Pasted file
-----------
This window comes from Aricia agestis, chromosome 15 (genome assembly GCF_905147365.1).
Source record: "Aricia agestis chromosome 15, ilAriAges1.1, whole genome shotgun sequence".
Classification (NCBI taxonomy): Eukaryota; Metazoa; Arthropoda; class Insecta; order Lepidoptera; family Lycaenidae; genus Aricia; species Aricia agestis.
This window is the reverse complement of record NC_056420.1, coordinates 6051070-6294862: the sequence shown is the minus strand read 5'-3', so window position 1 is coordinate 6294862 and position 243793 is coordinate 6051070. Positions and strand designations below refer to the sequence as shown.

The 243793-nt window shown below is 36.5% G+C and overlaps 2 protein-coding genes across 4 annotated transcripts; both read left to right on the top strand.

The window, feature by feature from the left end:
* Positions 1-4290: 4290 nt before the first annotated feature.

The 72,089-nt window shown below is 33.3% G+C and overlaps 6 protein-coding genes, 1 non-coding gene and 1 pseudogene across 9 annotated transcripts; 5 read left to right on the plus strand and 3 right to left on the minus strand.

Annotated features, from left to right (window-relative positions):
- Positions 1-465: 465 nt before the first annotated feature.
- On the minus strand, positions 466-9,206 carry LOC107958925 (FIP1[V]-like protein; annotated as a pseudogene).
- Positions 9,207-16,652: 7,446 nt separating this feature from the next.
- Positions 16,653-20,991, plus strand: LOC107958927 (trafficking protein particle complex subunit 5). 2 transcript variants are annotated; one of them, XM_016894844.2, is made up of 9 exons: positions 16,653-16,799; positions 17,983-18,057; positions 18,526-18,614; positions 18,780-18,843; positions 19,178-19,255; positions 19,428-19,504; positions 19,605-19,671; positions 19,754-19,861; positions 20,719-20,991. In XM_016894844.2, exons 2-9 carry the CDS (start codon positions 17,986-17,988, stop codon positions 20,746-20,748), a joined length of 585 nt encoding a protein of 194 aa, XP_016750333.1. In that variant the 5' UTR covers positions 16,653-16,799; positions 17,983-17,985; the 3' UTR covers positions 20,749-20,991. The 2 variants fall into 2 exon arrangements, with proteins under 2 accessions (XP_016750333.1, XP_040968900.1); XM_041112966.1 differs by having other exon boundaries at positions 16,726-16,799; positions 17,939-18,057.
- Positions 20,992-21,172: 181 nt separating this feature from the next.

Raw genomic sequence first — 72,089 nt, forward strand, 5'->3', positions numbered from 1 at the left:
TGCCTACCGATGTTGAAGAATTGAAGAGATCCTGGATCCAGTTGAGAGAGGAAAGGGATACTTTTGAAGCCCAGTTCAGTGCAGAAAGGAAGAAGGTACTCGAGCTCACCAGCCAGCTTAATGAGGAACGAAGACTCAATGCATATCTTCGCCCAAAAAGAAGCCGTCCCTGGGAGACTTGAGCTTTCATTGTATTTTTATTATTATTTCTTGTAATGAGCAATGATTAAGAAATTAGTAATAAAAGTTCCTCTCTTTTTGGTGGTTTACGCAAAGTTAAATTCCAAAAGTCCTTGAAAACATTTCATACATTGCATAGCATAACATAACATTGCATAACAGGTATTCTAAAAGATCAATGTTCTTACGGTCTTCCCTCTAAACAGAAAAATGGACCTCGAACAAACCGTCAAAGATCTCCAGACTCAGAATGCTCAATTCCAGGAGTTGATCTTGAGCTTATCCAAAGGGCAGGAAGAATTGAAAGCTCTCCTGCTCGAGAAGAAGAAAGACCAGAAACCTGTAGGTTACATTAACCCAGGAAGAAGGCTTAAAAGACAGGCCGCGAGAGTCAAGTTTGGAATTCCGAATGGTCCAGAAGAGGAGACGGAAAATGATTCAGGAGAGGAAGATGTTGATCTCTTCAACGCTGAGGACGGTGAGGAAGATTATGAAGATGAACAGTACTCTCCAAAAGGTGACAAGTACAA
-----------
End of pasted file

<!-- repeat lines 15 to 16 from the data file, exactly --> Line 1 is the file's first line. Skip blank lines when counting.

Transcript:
Raw genomic sequence first — 72,089 nt, forward strand, 5'->3', positions numbered from 1 at the left:
TGCCTACCGATGTTGAAGAATTGAAGAGATCCTGGATCCAGTTGAGAGAGGAAAGGGATACTTTTGAAGCCCAGTTCAGTGCAGAAAGGAAGAAGGTACTCGAGCTCACCAGCCAGCTTAATGAGGAACGAAGACTCAATGCATATCTTCGCCCAAAAAGAAGCCGTCCCTGGGAGACTTGAGCTTTCATTGTATTTTTATTATTATTTCTTGTAATGAGCAATGATTAAGAAATTAGTAATAAAAGTTCCTCTCTTTTTGGTGGTTTACGCAAAGTTAAATTCCAAAAGTCCTTGAAAACATTTCATACATTGCATAGCATAACATAACATTGCATAACAGGTATTCTAAAAGATCAATGTTCTTACGGTCTTCCCTCTAAACAGAAAAATGGACCTCGAACAAACCGTCAAAGATCTCCAGACTCAGAATGCTCAATTCCAGGAGTTGATCTTGAGCTTATCCAAAGGGCAGGAAGAATTGAAAGCTCTCCTGCTCGAGAAGAAGAAAGACCAGAAACCTGTAGGTTACATTAACCCAGGAAGAAGGCTTAAAAGACAGGCCGCGAGAGTCAAGTTTGGAATTCCGAATGGTCCAGAAGAGGAGACGGAAAATGATTCAGGAGAGGAAGATGTTGATCTCTTCAACGCTGAGGACGGTGAGGAAGATTATGAAGATGAACAGTACTCTCCAAAAGGTGACAAGTACAA